The war underground

Teachers and students discuss the current Ukraine invasion and the government’s response


Popcorn Philanthropy: Kim Gilbert, Junior High English teacher, says: “My classes are currently reading a book about refugees and we see the connection. So, my students decided to do this.” Photo by: Yi Yang

Yi Yang, Reporter

On March 7, 2022, President Biden announced that the United States will no longer have energy imports from Russia, such as natural gas and oil. 

“We’re banning all imports of Russian oil and gas and energy,” President Biden said, “That means Russian oil will no longer be acceptable at U.S. ports and the American people will deal another powerful blow to Putin’s war machine.” 

The Biden administration and their European allies have been working on stopping the war through sanctions on trade, banking, and financial services. Companies such as McDonald’s and Coca-Cola have joined the sanctions in Russia due to the invasion of Ukraine. Some may wonder if these sanctions will have any effect on the outcome of the war. It does have some impact on Putin’s decision, but it is not going to stop the war.

“Putin spent millions of dollars and time to accomplish this invasion. He is not gonna stop just because of sanctions,” Mitch Miller, social studies teacher, said. “The reason why we cut oil from Russia is that oil is the heart of Russia’s economy. Also, under pressure from the public opinion and the poll. The situation is different in Germany and Italy, most of its oil comes from Russia. ”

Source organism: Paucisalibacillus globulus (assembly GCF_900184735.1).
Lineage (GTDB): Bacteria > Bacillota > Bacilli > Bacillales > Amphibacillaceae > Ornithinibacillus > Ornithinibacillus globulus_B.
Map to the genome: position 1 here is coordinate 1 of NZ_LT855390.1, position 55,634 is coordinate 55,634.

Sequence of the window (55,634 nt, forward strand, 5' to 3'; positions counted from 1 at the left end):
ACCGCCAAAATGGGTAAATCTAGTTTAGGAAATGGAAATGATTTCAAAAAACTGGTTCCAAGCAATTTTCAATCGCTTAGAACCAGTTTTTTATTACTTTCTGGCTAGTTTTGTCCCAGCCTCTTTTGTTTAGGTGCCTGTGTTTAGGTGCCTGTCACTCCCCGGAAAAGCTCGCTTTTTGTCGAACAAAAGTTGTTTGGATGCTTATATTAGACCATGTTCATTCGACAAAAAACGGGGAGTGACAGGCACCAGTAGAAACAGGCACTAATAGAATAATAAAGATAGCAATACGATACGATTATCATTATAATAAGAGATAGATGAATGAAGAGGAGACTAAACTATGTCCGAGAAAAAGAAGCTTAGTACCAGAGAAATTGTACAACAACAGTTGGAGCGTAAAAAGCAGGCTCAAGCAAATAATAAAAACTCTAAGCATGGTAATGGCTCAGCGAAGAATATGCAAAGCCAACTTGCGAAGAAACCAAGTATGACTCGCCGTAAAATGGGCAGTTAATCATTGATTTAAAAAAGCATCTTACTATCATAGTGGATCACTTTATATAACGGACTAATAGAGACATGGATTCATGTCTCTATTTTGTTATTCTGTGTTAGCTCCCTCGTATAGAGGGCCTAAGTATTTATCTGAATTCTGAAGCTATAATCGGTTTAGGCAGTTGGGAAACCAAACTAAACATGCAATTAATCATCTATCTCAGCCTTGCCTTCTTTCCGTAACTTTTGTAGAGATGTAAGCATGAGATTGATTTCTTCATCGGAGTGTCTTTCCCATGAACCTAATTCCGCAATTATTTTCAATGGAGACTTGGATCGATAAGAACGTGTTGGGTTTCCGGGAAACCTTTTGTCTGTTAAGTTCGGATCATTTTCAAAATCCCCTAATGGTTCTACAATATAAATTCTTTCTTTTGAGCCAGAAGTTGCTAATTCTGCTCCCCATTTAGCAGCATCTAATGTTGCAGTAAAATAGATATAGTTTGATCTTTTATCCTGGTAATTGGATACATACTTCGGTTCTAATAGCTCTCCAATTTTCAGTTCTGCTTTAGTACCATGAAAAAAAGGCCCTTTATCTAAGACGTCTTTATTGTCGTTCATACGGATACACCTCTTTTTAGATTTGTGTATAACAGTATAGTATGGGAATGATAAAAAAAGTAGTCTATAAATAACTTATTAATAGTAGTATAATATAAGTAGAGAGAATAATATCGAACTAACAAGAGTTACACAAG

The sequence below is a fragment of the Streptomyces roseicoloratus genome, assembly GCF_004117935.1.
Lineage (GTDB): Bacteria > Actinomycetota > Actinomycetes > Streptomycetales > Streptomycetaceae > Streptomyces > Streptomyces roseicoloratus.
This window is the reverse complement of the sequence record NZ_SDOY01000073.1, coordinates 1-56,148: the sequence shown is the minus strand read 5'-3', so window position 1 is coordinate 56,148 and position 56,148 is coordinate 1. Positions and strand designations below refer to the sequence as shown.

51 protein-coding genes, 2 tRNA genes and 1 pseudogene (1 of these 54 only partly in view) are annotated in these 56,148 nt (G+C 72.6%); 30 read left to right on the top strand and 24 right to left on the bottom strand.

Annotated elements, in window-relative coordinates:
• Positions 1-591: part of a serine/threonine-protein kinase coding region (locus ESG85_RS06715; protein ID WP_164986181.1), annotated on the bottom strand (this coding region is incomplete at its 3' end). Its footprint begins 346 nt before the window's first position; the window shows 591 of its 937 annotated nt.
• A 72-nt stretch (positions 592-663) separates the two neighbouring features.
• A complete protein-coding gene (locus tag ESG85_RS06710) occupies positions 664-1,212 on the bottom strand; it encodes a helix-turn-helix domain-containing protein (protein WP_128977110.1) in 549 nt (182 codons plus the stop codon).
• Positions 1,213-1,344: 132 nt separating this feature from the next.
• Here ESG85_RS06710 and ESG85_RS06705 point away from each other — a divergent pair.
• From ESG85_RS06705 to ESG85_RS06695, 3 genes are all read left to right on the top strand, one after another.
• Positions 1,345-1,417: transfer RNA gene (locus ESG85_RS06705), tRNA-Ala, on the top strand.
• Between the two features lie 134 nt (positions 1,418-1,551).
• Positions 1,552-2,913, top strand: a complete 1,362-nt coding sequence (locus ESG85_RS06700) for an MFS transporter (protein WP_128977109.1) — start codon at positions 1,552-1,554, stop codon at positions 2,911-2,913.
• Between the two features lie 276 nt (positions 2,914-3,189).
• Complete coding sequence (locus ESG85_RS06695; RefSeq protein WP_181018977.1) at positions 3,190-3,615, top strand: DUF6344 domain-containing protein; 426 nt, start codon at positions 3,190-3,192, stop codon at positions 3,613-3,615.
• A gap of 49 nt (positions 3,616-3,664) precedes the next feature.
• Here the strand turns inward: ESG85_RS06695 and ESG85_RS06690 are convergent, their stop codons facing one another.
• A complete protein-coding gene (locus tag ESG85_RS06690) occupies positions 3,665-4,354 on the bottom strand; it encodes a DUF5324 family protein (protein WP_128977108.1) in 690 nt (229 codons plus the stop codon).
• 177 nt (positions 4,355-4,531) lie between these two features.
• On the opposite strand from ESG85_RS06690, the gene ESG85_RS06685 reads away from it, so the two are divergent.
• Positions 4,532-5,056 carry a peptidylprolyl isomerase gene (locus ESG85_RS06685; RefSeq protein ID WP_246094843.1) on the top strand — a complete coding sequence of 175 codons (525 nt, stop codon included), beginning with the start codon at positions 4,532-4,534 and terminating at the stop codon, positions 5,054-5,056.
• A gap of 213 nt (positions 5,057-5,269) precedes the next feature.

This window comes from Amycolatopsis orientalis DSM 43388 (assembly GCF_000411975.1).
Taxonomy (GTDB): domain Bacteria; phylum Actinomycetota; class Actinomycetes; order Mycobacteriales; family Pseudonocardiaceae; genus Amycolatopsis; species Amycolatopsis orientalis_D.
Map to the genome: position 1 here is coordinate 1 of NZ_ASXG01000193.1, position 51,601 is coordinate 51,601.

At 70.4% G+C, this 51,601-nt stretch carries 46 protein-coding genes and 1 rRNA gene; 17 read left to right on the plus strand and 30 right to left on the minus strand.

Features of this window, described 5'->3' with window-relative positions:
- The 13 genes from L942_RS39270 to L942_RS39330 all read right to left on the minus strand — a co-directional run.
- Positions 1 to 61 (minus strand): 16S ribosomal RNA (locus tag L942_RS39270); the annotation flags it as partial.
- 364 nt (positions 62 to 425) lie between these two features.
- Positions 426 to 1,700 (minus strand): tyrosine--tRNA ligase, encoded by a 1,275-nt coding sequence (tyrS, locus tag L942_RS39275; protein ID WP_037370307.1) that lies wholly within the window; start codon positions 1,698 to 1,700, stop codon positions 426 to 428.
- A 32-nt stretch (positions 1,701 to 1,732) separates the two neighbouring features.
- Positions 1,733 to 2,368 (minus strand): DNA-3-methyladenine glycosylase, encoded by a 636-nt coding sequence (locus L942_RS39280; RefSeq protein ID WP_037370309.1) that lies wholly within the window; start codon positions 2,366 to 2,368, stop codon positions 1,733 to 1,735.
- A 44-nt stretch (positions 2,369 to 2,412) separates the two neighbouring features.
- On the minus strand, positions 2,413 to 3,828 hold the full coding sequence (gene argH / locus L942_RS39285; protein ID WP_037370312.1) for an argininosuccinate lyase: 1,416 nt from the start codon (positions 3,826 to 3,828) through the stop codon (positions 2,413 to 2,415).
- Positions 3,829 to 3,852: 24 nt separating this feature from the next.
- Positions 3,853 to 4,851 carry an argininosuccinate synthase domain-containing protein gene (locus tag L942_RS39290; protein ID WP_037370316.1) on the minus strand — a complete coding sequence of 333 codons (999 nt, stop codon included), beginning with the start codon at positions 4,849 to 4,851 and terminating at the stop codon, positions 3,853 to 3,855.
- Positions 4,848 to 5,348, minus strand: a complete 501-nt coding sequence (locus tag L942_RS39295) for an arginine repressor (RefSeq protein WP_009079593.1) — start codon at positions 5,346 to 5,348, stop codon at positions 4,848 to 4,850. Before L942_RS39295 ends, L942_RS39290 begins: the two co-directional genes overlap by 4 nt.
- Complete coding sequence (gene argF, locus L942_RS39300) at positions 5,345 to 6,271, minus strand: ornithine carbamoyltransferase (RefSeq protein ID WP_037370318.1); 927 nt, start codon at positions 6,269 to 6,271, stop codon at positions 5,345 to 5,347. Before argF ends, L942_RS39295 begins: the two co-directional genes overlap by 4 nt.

On March 6, as everyone was worried about Russia using its nuclear weapon, the average price of oil reached $4 per gallon. Not only Americans, in Germany the gas prices reached an all time high, average one liter of gas caused about 2 euro for every country in the European Union. This is twice the price of the same amount of gas at the beginning of the year. All as a result in support of Ukraine. 

“Just over the course of this administration we’ve provided more than $2.3 billion in security assistance – in the last month alone, $1.6 billion.” Antony J. Blinken, United States Secretary of State, said, “A sovereign, independent Ukraine has demonstrated it’s going to be around a lot longer than Vladimir Putin is on the scene.  The real question, though, again, is what happens in the meantime.  If this goes on, how much death, how much destruction is there? ”

There are hundreds of people and refugee aids are coming into countries near Ukraine because there are no planes able to enter the Ukraine air space. Not only the oil price but there are also about 2 million refugees fleeing into Poland and Romania. Also, small countries like Moldova. Felicia Dumbraveanu (11), an exchange student from Moldova, tells us the current situation in this foreign country.

“My parents can see flames and hear the explosions on the other side, but thanks to the Ukraine People’s army, they are not really affected.” Felicia said. “My brother and families are donating and raising supplies for Ukraine refugees.”

However, there are many ways Oakwood students can help from afar. Kim Gilbert’s class is raising funds to support Ukrainian refugees, calling it #RallyforRefugees, by selling various pastries and treats. In addition, there is a GoFundMe that students can donate to. 

“My class is reading a book named ‘Refugee’ by Alan Gratz. We saw the connection to what happened right now in Ukraine. So, the students came up with this idea,” Gilbert said. “Now, we have raised about  2,000 dollars by selling popcorn and online donations.”

Russia is threatening the world with its nuclear weapons, a sense of insecurity and unnecessary violence is spreading to all of us. There are many who have suffered over such a small amount of time, the two million refugees who lost their homes. Volodymyr Zelensky and the Ukraine people are still fighting against the invaders.